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Monday, December 17, 2018

Incoterms

Ex-Works (EXW) – TERMS FOR ANY TRANSPORTATION MODE:
Is intended to be used when the buyer is going to take responsibility for loading the goods onto a carrier selected by the buyer without assistance from the seller. If the seller is going to load the goods on the carriers selected and contracted by the buyer, the FCA LOADED should be used.

FCA (Free Carrier) – TERMS FOR ANY TRANSPORTATION MODE:
Goods loaded on the Buyer's Carrier by the Seller, at the Seller's premises or other place of Origin. Buyer is responsible for Inland Transport from the named place.
When associated with a place of origin, should only be used when the responsibilities of the seller are limited to loading a carrier provided by the buyer, at the seller's dock. Also, that the buyer is going to take responsibility for transportation once the goods are loaded at the seller's dock.

FAS (Free Alongside Ship) – TERMS FOR MARITIME ONLY:
Seller is responsible for Inland Transport from the place of origin to the Named Port of Export. Seller makes goods available to the buyer, once the goods are placed within the reach of the ship's tackle.
Requires the buyer to notify the seller of the arrangements for international transportation and the date and place of delivery. This requires the buyer to have established a relationship with a carrier, forwarder or agent at the ocean port of loading. The seller is responsible for all costs and transport, until goods are placed alongside the vessel. The term FAS should only be used when the buyer is going to take responsibility for international transportation once the goods have been received by the carrier and are placed within the reach of the ship's tackle.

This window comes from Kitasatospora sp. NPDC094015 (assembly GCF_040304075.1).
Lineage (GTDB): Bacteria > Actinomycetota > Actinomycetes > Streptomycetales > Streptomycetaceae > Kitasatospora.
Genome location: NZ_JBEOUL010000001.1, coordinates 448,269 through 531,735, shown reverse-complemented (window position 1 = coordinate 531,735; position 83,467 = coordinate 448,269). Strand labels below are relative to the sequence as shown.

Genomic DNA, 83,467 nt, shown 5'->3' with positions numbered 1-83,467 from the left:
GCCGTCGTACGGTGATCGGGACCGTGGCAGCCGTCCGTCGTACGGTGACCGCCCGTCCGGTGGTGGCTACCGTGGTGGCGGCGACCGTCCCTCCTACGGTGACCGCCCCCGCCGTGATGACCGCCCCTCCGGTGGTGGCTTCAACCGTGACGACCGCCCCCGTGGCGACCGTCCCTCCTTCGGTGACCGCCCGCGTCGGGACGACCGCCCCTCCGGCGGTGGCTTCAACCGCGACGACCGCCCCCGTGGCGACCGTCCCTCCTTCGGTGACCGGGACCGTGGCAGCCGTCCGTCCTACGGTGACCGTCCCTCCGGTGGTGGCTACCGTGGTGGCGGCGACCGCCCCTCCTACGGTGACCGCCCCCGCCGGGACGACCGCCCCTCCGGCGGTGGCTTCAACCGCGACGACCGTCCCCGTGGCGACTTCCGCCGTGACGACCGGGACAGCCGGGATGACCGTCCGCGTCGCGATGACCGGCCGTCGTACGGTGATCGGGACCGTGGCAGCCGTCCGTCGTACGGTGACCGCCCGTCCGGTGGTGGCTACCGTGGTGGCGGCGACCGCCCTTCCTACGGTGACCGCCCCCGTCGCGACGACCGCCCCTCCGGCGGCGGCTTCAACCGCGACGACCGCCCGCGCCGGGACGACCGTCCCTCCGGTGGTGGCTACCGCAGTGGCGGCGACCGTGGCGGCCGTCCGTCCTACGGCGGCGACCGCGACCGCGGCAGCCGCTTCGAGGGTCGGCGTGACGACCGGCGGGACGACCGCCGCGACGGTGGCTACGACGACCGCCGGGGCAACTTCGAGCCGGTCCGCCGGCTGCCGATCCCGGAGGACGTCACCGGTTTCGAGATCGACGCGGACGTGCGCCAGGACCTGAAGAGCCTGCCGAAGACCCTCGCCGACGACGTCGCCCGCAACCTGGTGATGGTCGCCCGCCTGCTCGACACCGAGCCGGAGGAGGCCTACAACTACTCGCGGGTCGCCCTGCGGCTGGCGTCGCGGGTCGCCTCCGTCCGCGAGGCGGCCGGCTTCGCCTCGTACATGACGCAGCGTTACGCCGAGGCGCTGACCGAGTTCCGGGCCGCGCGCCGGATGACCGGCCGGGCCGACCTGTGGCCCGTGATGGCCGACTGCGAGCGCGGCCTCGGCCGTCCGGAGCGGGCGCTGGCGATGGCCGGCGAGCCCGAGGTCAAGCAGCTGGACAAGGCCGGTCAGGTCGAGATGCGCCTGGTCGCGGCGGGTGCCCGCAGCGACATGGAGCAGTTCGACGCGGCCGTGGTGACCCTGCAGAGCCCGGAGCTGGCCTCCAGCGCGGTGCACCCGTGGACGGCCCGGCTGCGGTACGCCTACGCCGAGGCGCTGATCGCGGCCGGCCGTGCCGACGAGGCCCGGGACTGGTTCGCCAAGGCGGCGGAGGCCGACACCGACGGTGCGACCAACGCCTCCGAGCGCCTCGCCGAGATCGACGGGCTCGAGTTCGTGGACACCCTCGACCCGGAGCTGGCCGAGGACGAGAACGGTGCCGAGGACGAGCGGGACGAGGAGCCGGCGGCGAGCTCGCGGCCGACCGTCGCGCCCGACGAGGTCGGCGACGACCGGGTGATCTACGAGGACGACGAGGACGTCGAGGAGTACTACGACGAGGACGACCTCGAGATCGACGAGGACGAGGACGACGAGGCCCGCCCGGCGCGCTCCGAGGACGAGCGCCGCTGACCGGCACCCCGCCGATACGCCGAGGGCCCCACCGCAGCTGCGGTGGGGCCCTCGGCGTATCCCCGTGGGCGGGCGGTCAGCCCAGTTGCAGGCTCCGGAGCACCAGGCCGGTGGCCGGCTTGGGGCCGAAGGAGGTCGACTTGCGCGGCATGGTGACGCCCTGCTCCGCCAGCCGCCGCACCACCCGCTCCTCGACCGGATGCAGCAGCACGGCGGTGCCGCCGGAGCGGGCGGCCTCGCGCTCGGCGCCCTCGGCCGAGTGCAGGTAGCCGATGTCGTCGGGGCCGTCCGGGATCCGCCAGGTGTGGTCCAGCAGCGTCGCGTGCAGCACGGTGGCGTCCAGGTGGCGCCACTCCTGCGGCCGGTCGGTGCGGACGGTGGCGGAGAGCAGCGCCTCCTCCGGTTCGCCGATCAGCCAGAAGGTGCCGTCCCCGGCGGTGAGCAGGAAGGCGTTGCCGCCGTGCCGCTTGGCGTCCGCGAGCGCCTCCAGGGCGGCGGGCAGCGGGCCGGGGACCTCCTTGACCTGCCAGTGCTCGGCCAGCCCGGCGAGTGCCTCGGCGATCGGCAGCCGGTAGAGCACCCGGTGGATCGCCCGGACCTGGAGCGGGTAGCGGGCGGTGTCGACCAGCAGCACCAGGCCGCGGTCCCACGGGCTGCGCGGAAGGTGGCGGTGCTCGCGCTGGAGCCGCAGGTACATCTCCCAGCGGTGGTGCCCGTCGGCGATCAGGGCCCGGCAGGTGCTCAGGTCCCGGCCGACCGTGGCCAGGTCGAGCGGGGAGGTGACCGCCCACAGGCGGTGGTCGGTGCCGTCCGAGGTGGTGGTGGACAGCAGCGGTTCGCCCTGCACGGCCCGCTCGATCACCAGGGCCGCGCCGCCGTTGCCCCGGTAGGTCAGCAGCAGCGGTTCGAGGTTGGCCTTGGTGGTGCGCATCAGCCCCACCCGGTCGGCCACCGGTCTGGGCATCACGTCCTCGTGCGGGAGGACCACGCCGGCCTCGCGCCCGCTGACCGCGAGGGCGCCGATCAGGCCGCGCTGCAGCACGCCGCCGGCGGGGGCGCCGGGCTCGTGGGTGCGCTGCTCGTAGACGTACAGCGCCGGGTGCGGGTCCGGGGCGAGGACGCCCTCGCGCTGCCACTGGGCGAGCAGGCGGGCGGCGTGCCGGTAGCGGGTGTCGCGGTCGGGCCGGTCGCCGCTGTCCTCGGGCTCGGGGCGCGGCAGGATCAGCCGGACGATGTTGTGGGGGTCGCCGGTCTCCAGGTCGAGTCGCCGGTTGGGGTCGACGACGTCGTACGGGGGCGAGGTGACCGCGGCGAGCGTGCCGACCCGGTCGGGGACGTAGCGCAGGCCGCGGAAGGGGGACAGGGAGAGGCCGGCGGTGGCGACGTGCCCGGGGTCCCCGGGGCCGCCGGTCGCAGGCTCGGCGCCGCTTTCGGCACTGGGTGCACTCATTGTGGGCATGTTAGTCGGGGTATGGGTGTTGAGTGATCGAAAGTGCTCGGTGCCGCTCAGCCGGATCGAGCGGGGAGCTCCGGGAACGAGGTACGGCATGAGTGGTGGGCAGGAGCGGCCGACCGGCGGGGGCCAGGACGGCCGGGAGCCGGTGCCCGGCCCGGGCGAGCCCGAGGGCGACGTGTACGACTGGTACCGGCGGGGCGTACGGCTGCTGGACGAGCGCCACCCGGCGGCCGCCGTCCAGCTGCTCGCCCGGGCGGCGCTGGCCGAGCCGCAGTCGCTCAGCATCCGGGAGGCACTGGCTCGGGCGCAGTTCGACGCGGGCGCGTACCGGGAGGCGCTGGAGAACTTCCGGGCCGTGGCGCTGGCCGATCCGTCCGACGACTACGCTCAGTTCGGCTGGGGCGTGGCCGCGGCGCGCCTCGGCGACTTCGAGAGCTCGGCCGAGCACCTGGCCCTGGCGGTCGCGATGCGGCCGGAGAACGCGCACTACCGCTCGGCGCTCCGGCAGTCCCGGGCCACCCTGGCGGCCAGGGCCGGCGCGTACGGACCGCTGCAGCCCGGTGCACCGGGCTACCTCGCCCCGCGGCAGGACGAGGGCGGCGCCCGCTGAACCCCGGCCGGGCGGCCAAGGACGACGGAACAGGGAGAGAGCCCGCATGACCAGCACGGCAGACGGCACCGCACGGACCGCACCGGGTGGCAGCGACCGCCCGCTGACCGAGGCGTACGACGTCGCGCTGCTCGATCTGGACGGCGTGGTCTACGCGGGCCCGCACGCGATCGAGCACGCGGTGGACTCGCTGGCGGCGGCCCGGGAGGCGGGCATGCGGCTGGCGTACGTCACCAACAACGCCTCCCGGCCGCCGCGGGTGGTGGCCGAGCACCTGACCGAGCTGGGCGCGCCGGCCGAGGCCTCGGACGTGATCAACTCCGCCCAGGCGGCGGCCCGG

FOB (Free On Board Ocean Vessel) – TERMS FOR MARITIME ONLY:
Seller is responsible for Inland Transport from the place of origin to the Named Port of Export. Seller makes goods available to the buyer when goods are loaded on board the vessel.
Is intended for use when it is important that the goods pass the ship's rail to evidence delivery. This term is most commonly used for bulk cargo and port to port shipments of goods not loaded in an ocean container.

CFR (Cost and Freight) – TERMS FOR MARITIME ONLY:
Seller is responsible for placing the goods on board an ocean vessel and paying for international transport to the port of destination.
Is intended for use in shipping ocean freight pier to pier cargo that is not containerized, when it is important that the goods pass the ship's rail to evidence delivery, and the seller is contracting and paying for international carriage. Specifically, it would not be an appropriate term to use when the goods have been loaded into an ocean container.
As a result, this term is usually limited to oversized goods that cannot be loaded into a container, overweight shipments that would exceed the weight limitations of shipping in a container, or less than container load shipments.

CIF (Cost, Insurance and Freight) – TERMS FOR MARITIME ONLY:
The seller is responsible for placing the goods on board an ocean vessel. Seller must pay for international transport and insurance to the port of destination.